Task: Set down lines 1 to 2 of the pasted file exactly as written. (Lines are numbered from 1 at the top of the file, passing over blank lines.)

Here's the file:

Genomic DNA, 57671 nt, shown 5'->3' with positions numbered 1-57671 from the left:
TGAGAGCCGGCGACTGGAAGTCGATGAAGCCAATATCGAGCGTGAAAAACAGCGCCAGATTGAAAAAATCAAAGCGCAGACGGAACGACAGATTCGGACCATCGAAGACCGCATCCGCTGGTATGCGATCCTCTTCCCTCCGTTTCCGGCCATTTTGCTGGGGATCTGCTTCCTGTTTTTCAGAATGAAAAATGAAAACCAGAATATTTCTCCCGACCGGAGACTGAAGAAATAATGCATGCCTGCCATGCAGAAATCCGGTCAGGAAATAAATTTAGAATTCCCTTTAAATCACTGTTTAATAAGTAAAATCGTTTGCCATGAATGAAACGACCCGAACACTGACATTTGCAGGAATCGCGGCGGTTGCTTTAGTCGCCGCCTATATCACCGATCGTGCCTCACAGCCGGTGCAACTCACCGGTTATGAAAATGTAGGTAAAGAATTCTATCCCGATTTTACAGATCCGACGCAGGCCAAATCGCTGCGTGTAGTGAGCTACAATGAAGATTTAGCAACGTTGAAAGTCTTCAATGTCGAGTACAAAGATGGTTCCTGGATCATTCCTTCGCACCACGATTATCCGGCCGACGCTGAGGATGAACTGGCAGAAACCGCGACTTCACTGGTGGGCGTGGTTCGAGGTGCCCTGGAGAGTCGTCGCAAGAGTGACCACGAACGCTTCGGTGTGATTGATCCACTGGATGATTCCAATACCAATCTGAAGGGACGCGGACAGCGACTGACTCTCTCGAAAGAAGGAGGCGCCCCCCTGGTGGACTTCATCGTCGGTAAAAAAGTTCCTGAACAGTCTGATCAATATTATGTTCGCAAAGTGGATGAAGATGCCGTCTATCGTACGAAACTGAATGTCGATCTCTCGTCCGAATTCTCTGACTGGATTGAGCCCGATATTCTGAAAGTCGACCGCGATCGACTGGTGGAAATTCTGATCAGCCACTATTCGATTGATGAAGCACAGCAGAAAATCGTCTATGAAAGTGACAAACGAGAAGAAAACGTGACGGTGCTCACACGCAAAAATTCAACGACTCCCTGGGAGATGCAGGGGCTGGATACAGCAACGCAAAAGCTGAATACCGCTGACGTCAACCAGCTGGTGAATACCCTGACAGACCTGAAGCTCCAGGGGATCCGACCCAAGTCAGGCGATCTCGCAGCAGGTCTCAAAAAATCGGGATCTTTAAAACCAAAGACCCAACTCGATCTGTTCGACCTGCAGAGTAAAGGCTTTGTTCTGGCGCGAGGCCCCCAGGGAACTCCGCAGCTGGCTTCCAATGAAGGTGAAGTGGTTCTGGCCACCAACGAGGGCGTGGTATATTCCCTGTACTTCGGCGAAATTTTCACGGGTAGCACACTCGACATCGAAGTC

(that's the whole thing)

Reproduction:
Genomic DNA, 57671 nt, shown 5'->3' with positions numbered 1-57671 from the left:
TGAGAGCCGGCGACTGGAAGTCGATGAAGCCAATATCGAGCGTGAAAAACAGCGCCAGATTGAAAAAATCAAAGCGCAGACGGAACGACAGATTCGGACCATCGAAGACCGCATCCGCTGGTATGCGATCCTCTTCCCTCCGTTTCCGGCCATTTTGCTGGGGATCTGCTTCCTGTTTTTCAGAATGAAAAATGAAAACCAGAATATTTCTCCCGACCGGAGACTGAAGAAATAATGCATGCCTGCCATGCAGAAATCCGGTCAGGAAATAAATTTAGAATTCCCTTTAAATCACTGTTTAATAAGTAAAATCGTTTGCCATGAATGAAACGACCCGAACACTGACATTTGCAGGAATCGCGGCGGTTGCTTTAGTCGCCGCCTATATCACCGATCGTGCCTCACAGCCGGTGCAACTCACCGGTTATGAAAATGTAGGTAAAGAATTCTATCCCGATTTTACAGATCCGACGCAGGCCAAATCGCTGCGTGTAGTGAGCTACAATGAAGATTTAGCAACGTTGAAAGTCTTCAATGTCGAGTACAAAGATGGTTCCTGGATCATTCCTTCGCACCACGATTATCCGGCCGACGCTGAGGATGAACTGGCAGAAACCGCGACTTCACTGGTGGGCGTGGTTCGAGGTGCCCTGGAGAGTCGTCGCAAGAGTGACCACGAACGCTTCGGTGTGATTGATCCACTGGATGATTCCAATACCAATCTGAAGGGACGCGGACAGCGACTGACTCTCTCGAAAGAAGGAGGCGCCCCCCTGGTGGACTTCATCGTCGGTAAAAAAGTTCCTGAACAGTCTGATCAATATTATGTTCGCAAAGTGGATGAAGATGCCGTCTATCGTACGAAACTGAATGTCGATCTCTCGTCCGAATTCTCTGACTGGATTGAGCCCGATATTCTGAAAGTCGACCGCGATCGACTGGTGGAAATTCTGATCAGCCACTATTCGATTGATGAAGCACAGCAGAAAATCGTCTATGAAAGTGACAAACGAGAAGAAAACGTGACGGTGCTCACACGCAAAAATTCAACGACTCCCTGGGAGATGCAGGGGCTGGATACAGCAACGCAAAAGCTGAATACCGCTGACGTCAACCAGCTGGTGAATACCCTGACAGACCTGAAGCTCCAGGGGATCCGACCCAAGTCAGGCGATCTCGCAGCAGGTCTCAAAAAATCGGGATCTTTAAAACCAAAGACCCAACTCGATCTGTTCGACCTGCAGAGTAAAGGCTTTGTTCTGGCGCGAGGCCCCCAGGGAACTCCGCAGCTGGCTTCCAATGAAGGTGAAGTGGTTCTGGCCACCAACGAGGGCGTGGTATATTCCCTGTACTTCGGCGAAATTTTCACGGGTAGCACACTCGACATCGAAGTC